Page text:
By: Michael Burchell, author of The Great Workplace -- How to Build It, How to Keep It, And Why It Matters
While there are many benefits that come to great workplaces, one of the most immediately obvious is financial success.
Great workplaces with a great corporate culture are more financially successful than their peers. At Great Place to Work® Institute, we have known this for years. Our research has shown that great workplaces have lower voluntary employee turnover than their competitors, are able to recruit the best employees to fit their culture and needs, provide top quality customer service and create innovative products and services -- all activities that contribute to their overall financial success.
Our most compelling evidence of the financial success of great workplaces comes from an annual analysis completed by the Russell Investment Group that documents the financial performance of a hypothetical portfolio of publicly traded “Best Companies,” compared with the S&P 500 and the Russell 3000. Cumulative returns for the Best Companies between 1998 and 2009 were over 224% compared to 42% (S&P 500) and 47% (Russell 3000.) There are no other factors that can explain this significant, consistent, historical return on investment.
Defining a Great Place to Work
And what determines if a company gets recognized on the annual list that the Institute produces and FORTUNE publishes? Every company that participates in the process undertakes an employee survey that accounts for two-thirds of the result; a management questionnaire accounts for the other one-third. The employee survey is based on the Institute’s definition of a great place to work:
- One where employees trust the people they work for
- One where employees take pride in what they do
- One where they enjoy working with co-workers
And, there is the secret: it is not the perks and extravagant benefits -- it’s the relationships at work that matter. As a business leader, you have an immediate impact on your employees’ experience of these relationships.
Why a Great Workplace Matters Now
While trusting relationships in the workplace have always mattered, business leaders would be wise to focus on company culture now for these three reasons:
- Mitigate Employee Turnover: As the economy begins to rebound, employees will have greater options to move to companies where they feel respected, their contributions recognized and have opportunities for career development. At SAS Institute, employees enjoy a respectful work environment that supports their development; SAS enjoys an average turnover rate of about 3%! Voluntary turnover will likely see an increase in 2011, so focusing relationships with your people is a key way to shore up their commitment to your organization.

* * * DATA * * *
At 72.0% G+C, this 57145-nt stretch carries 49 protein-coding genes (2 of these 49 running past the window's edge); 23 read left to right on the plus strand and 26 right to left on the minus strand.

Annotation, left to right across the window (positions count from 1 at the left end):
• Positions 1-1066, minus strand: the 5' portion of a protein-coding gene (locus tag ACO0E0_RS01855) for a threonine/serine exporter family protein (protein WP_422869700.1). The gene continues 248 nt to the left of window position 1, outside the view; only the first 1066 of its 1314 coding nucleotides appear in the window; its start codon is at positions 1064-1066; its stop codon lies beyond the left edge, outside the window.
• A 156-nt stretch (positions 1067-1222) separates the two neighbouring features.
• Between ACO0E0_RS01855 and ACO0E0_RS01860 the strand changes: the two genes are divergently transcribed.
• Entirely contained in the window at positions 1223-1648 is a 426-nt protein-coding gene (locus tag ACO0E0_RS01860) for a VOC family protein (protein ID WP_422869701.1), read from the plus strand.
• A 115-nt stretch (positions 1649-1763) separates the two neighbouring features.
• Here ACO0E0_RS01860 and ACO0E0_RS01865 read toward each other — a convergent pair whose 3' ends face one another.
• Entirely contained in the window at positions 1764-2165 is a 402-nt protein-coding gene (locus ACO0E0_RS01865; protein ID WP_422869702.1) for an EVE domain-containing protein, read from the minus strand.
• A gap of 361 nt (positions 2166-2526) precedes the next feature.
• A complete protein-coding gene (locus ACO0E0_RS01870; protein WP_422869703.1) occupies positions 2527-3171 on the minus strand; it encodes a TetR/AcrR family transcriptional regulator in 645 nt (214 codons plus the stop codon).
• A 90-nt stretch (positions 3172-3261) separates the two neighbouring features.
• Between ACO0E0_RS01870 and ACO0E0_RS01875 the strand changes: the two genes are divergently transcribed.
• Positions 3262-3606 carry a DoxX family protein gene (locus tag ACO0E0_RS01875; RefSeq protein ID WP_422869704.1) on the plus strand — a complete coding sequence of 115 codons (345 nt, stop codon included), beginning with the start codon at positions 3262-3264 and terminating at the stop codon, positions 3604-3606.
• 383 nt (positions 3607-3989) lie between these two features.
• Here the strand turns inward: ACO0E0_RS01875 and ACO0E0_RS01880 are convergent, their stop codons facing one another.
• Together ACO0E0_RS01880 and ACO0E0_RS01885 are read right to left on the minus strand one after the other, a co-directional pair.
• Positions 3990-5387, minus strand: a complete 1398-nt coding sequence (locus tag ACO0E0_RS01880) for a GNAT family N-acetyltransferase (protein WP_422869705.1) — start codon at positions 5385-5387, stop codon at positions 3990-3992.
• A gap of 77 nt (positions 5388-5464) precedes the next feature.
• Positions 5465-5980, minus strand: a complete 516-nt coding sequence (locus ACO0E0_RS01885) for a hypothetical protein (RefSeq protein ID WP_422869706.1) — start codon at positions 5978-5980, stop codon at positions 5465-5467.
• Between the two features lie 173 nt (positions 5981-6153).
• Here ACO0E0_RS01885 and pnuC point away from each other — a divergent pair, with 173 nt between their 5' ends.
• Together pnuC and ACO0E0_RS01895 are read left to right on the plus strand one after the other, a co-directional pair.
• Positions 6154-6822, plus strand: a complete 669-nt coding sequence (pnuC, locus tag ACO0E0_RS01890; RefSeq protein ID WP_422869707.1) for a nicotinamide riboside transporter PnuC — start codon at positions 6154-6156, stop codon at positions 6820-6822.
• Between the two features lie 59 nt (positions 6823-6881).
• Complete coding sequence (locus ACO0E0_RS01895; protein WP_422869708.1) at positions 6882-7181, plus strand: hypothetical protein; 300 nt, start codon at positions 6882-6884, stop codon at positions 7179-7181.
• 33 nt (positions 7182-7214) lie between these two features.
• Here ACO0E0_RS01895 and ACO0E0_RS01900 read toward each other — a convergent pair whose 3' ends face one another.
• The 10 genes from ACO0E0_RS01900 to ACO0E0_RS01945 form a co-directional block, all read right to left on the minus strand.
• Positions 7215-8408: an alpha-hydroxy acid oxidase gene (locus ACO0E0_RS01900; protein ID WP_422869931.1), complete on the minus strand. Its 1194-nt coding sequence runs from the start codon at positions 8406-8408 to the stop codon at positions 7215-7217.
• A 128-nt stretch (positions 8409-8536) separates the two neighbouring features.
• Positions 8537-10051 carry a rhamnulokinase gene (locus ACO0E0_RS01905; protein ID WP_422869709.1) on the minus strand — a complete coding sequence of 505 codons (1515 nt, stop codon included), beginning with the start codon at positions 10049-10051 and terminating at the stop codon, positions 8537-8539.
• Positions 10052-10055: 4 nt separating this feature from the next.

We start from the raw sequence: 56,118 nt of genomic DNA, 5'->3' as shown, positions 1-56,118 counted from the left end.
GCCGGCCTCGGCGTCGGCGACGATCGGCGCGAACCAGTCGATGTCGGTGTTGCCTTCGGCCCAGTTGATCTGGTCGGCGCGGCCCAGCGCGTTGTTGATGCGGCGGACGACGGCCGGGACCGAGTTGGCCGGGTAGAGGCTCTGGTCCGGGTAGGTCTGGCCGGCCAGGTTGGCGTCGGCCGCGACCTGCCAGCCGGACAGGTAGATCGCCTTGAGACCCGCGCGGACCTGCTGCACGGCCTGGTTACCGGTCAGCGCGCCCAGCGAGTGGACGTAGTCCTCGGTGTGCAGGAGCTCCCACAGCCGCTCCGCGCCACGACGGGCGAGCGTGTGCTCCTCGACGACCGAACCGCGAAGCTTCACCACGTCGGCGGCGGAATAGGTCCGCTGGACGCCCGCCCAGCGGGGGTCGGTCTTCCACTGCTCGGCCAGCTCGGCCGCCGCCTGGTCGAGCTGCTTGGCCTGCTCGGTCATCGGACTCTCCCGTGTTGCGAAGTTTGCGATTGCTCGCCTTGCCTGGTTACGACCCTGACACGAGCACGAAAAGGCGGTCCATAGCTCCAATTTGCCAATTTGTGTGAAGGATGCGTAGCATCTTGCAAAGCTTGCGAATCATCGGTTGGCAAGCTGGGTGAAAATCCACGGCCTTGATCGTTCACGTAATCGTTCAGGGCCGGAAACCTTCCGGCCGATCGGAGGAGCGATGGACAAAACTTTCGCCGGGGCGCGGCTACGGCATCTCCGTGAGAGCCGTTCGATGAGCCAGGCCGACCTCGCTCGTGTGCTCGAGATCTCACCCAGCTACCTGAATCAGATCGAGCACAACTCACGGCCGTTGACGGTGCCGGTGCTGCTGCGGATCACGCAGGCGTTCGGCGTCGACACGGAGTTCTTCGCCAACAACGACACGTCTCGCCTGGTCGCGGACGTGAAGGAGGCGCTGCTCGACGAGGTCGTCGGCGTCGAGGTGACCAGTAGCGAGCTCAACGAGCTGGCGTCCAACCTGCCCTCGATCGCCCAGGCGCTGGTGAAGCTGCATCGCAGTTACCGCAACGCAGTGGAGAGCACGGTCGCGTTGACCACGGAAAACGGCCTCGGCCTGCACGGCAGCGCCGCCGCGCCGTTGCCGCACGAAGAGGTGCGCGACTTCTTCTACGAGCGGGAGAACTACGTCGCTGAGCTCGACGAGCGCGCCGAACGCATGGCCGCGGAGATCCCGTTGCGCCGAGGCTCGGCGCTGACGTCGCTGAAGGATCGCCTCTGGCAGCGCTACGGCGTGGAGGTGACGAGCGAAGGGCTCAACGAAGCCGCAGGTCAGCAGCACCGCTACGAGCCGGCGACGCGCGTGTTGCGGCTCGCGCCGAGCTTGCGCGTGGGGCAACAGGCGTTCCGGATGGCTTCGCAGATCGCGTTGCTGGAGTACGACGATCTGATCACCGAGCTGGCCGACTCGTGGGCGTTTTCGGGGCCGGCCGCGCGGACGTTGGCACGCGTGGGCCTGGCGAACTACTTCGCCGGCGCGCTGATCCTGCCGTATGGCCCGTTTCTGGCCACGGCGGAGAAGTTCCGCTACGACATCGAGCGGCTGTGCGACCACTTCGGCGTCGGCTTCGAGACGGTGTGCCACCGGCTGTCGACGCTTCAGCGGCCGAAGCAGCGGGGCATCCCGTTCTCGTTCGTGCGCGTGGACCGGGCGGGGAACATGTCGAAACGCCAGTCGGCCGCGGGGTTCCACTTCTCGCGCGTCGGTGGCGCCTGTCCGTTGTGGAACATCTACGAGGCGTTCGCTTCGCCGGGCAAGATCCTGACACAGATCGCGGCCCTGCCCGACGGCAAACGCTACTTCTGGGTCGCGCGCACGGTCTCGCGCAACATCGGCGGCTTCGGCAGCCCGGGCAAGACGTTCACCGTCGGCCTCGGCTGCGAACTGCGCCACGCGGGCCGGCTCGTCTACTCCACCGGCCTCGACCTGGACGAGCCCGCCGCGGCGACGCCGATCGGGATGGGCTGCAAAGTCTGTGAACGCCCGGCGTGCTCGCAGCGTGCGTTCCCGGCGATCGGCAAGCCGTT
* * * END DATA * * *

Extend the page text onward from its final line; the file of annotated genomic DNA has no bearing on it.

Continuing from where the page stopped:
- Align Customer Service: At Zappos.com, leaders know that their employees are in charge of the relationship between their customers and their organization. As consumer confidence increases, companies like Zappos, with excellent customer service, will move to the front of the line. While high-quality products are an important component of your company’s success, it’s your people that take care of the customer. As the economy rebounds, is your company positioned to take advantage of this market potential?
- Be Positioned for Growth: Finally, the economic recession has been instructive for businesses on a number of levels. The increasingly competitive landscape of our inter-connected economy has taken center stage in our post-recession business calculus. Companies like Qualcomm and W.L. Gore & Associates that invest in processes for innovation and development of their people will lead the way in solving tomorrow’s business problems with cutting-edge products and solutions. Is your organization ready to invest in increasing its creative capacity for developing new, innovative products and services?
The best companies are acutely aware of these workplace trends and opportunities and are actively pursuing a strategy to address all three. These tips will be of use as you create your own great workplace and a great company culture:
- It is not about doing “more.” It is about doing “different.” As a leader, you have to make decisions and communicate. The question to consider is how to make decisions (involve employees and ‘close the loop’ on outcomes) and communicate (transparency and accessibility) in a way that builds more trust. Focus on a few, vital things and begin from there.
- Take the long view. The creation of trust takes time, so have patience and keep focused on the end-goal: more trust in the workplace. Best companies don’t happen overnight. Like a garden, they take careful cultivation over time.
- Integrate rather than “action plan.” This is not to say you shouldn’t create a plan with employees, but developing trust is not about checking off a box, but integrating trust building behaviors and practices into your organization’s culture.
- Align to your values. One of the consistent things we see is how the best companies’ cultures are aligned to their respective values. Your company’s values are its “north star;” be sure they are reflected in your hiring process, as well as in your employee policies and guidelines including employee accountability, promotions and education.
As you consider how to grow your business in 2011, make creating and sustaining a great workplace an element of your overall strategy.
Michael Burchell is co-author of The Great Workplace – How to Build It, How to Keep It, And Why It Matters, with Jennifer Robin. He is a corporate Vice President with the Great Place to Work® Institute and a partner in the Institute’s UAE affiliate. A sought after speaker globally, he has worked with senior leaders in positioning the workplace as a competitive business advantage.